To Kill A Mockingbird

Published July 3, 2015

What’s it all about?

Anyone who doesn’t know Harper Lee’s To Kill A Mockingbird should immediately hotfoot to their nearest Waterstone’s and pick up a copy of the Pulitzer Prize-winning depiction of devastating prejudice and heart-warming humanity in the American Deep South. Go on, go now!

For those who haven’t just been bullied to a bookshop, this is the story of a young girl, Scout Finch, and her upbringing in the fictional town of Maycomb where she lives with her brother Jem and father Atticus.

There are two mysteries in Scout’s life. Why does her mysterious neighbour never leave his house? And why is a man who is undoubtedly innocent being accused of a terrible crime?

To Kill A Mockingbird explores these mysteries through the eyes of a spirited young girl who has a lot to learn about the world.

Who’s in it?

Even following in the footsteps of Gregory Peck on screen, it’s impossible to imagine a better Atticus than Robert Sean Leonard. For many – for me certainly – he is the picture of the respectable, kind and intelligent man depicted in the book.

The same can be said for Ava Potter, who captures all the innocence and intrigue of Scout with bundles of energy and an impeccable accent that brings the novel’s tomboy protagonist to life.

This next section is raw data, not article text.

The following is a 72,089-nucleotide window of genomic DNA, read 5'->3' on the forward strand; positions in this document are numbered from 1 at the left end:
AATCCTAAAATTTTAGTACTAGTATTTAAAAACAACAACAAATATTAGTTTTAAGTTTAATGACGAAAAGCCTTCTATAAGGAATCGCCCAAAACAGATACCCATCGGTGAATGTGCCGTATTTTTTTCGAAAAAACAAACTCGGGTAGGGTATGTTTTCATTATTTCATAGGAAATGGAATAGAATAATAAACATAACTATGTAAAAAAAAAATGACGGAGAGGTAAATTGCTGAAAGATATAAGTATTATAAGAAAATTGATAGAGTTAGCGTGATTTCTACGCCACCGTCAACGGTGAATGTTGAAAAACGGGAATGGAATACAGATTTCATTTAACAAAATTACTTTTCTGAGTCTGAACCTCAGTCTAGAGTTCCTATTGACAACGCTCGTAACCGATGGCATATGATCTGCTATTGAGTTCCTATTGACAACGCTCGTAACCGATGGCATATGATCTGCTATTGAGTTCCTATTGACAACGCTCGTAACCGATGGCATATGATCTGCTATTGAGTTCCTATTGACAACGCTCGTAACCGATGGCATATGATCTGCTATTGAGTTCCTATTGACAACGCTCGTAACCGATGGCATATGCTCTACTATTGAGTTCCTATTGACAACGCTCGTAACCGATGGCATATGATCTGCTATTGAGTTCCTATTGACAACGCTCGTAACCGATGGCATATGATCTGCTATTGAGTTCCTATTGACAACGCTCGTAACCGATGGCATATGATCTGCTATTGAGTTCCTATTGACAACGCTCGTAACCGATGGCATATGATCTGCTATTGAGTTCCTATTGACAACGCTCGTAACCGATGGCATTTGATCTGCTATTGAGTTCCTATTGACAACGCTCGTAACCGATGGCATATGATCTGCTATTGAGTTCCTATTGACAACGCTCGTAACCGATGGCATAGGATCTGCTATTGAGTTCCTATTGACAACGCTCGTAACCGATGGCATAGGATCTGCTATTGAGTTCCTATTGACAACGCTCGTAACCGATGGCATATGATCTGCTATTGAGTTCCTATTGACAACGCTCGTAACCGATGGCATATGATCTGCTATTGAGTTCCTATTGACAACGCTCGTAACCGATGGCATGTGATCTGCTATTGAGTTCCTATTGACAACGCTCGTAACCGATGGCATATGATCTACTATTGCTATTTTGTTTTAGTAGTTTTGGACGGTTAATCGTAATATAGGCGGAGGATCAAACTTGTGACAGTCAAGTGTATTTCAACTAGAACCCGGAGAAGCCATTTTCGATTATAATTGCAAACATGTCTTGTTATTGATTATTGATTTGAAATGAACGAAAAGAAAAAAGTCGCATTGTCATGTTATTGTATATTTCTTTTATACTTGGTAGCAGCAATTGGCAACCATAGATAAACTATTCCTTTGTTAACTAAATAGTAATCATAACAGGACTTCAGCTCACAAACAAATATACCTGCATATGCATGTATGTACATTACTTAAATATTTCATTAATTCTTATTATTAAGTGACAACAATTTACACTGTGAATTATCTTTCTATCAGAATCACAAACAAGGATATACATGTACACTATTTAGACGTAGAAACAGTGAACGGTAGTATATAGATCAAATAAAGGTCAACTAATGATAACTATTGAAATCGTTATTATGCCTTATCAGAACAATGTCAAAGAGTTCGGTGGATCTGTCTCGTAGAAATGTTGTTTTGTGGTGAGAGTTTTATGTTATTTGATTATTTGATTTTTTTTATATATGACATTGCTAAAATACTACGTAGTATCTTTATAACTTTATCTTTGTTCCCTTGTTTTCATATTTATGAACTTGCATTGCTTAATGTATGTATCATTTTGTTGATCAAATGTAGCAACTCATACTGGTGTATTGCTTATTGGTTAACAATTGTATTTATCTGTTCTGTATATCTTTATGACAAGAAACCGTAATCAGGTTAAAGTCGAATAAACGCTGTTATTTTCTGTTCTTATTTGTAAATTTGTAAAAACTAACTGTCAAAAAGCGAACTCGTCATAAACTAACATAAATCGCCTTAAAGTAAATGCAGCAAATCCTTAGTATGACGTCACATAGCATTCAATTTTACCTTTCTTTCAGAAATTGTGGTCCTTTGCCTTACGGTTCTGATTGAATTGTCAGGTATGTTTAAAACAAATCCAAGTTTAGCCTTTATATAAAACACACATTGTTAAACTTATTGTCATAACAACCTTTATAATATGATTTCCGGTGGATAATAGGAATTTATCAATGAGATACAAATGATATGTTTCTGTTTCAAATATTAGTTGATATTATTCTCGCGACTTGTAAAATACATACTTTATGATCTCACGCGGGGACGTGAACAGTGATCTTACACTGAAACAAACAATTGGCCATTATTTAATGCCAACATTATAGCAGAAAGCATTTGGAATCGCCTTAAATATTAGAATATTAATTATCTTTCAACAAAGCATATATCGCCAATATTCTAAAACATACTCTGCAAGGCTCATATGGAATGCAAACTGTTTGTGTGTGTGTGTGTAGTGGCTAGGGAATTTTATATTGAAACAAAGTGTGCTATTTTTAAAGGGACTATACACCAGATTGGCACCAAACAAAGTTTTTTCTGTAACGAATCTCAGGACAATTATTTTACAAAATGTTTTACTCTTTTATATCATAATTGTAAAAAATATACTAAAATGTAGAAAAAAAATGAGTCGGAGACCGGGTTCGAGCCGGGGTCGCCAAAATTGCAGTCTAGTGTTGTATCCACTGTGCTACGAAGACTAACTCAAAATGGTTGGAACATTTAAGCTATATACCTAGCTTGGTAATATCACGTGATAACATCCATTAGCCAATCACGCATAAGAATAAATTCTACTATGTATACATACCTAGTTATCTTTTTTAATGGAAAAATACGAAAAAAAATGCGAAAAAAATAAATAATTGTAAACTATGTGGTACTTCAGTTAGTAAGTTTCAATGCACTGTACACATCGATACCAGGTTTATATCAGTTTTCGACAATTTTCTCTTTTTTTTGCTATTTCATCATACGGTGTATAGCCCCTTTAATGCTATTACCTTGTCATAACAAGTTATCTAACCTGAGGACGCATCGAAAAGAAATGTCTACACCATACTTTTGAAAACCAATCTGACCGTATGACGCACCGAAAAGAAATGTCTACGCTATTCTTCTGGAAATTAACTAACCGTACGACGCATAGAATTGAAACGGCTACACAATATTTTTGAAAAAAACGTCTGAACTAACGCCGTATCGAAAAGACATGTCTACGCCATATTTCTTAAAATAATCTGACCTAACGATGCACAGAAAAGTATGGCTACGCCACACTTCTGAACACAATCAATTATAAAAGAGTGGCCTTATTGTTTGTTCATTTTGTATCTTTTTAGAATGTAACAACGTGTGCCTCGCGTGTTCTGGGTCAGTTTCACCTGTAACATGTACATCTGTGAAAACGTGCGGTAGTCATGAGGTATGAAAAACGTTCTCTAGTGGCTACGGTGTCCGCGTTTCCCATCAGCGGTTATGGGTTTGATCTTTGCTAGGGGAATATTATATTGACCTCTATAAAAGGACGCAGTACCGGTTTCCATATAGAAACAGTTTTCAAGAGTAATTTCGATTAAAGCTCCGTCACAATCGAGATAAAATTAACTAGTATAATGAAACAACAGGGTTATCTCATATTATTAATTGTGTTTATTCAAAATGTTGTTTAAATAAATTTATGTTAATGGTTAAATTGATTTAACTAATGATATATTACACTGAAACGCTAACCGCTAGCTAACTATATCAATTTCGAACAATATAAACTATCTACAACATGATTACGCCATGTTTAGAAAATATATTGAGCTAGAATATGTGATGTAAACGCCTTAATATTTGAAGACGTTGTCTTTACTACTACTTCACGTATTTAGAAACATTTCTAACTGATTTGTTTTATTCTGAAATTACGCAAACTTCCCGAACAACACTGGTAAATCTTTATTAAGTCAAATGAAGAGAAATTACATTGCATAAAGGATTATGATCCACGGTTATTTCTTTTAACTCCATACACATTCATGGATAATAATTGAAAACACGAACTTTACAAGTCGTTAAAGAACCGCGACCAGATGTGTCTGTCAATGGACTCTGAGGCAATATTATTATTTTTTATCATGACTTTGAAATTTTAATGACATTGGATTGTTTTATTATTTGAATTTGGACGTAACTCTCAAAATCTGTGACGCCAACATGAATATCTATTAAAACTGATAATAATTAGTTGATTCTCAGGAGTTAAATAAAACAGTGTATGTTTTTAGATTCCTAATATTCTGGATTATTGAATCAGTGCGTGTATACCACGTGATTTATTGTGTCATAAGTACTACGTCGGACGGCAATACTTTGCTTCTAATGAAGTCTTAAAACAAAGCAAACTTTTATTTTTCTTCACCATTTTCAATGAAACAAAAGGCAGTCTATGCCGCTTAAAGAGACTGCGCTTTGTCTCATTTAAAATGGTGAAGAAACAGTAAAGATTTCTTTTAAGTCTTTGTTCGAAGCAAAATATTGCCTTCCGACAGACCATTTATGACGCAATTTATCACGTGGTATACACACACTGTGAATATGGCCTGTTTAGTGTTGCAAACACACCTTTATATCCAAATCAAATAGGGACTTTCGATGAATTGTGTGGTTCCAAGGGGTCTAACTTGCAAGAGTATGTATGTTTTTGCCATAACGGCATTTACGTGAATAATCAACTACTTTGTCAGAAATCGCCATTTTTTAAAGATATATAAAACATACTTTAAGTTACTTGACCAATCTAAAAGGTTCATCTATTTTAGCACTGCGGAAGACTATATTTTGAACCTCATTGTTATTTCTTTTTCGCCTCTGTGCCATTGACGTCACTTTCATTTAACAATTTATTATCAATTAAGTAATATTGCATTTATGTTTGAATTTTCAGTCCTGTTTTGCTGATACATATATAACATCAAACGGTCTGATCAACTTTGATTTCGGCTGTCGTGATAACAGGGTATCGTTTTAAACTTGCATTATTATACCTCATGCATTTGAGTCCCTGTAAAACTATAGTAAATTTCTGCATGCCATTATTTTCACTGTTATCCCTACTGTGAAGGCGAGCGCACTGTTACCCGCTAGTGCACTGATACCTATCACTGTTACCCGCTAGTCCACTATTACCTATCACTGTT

There is excellent support from Potter’s fellow young performers – Tommy Rodger and Connor Brundish – as her intrepid accomplices Jem and Dill, and Zackary Momoh and Ryan Pope as a heart-wrenching Tom Robinson and loathsome Bob Ewell respectively.

What should I look out for?

The melancholic guitar music, played by Phil King, that perfectly accompanies this at once heartening and distressing tale.

Jon Bausor’s simple yet innovative set, which sees the town of Maycomb come to life in a chalk drawn map on the Barbican’s stage.

In a nutshell?

Harper Lee’s classic tale has as much power on stage as it did on the page in the return of Timothy Sheader’s glorious production starring Robert Sean Leonard as a magnificent Atticus Finch.

What’s being said on Twitter?

Will I like it?

Injustice may be more prominent in To Kill A Mockingbird’s storyline, but justice is well and truly done when it comes to translating Harper Lee’s incredible story for the stage. Visually (and audibly) striking with its clever dual use of actors as character and narrators, Timothy Sheader’s take on the classic allows you to relive the enjoyment of reading the book with its equal amounts of joy, suspense and heartbreak.

To Kill A Mockingbird is playing at the Barbican Theatre until 25 July. You can book tickets through us.